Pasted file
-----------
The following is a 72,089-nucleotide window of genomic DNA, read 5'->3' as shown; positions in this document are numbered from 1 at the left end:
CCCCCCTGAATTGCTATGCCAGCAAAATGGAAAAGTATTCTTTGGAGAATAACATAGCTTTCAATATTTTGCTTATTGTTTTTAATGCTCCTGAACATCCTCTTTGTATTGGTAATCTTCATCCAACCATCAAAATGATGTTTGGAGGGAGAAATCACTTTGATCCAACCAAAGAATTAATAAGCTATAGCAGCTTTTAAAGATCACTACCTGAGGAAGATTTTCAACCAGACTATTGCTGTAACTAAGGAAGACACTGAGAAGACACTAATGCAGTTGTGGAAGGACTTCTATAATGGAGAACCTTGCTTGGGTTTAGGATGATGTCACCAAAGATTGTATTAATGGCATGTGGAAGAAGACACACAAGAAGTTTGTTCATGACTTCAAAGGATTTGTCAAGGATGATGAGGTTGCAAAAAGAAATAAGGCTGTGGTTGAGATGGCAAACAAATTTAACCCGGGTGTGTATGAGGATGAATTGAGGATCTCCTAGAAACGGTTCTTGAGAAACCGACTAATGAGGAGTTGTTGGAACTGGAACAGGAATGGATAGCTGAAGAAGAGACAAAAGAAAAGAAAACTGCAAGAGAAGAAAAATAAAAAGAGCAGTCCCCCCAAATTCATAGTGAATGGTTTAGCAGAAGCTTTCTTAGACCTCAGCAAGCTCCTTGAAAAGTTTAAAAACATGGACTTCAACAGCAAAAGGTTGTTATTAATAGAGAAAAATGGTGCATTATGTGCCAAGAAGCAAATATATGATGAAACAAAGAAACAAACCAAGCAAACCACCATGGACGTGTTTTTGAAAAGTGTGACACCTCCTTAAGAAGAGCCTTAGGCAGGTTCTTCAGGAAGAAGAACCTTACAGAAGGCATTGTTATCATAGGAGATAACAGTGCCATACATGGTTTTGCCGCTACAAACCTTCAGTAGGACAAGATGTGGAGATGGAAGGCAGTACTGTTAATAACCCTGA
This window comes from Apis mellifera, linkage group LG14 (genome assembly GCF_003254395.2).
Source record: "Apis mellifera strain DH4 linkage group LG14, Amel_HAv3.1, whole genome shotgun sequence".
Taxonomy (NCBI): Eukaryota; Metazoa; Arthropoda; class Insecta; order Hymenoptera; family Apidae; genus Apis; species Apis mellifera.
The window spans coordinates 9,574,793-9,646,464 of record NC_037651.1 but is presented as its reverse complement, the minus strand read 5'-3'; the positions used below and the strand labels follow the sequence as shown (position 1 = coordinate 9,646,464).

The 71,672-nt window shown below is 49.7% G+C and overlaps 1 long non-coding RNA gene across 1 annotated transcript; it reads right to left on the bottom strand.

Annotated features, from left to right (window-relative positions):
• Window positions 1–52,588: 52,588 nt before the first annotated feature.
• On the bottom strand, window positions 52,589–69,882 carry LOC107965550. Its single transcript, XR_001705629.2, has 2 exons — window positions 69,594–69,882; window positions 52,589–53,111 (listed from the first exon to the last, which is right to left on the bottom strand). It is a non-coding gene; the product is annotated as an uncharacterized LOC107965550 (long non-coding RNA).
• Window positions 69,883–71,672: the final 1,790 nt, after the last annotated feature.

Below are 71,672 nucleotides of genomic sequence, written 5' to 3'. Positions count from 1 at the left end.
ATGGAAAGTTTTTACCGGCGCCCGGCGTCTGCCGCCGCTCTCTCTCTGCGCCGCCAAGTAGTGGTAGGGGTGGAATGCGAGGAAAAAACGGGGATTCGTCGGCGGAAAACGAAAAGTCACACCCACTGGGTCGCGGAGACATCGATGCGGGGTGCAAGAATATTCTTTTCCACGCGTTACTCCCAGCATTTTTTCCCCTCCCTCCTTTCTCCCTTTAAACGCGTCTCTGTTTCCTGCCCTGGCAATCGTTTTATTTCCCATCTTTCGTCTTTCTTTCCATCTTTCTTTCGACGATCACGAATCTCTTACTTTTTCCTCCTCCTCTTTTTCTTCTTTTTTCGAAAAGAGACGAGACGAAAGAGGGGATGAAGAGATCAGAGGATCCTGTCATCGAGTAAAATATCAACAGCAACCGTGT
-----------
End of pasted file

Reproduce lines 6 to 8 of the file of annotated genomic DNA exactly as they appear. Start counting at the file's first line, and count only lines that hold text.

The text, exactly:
The window spans coordinates 9,574,793-9,646,464 of record NC_037651.1 but is presented as its reverse complement, the minus strand read 5'-3'; the positions used below and the strand labels follow the sequence as shown (position 1 = coordinate 9,646,464).

The 71,672-nt window shown below is 49.7% G+C and overlaps 1 long non-coding RNA gene across 1 annotated transcript; it reads right to left on the bottom strand.

Annotated features, from left to right (window-relative positions):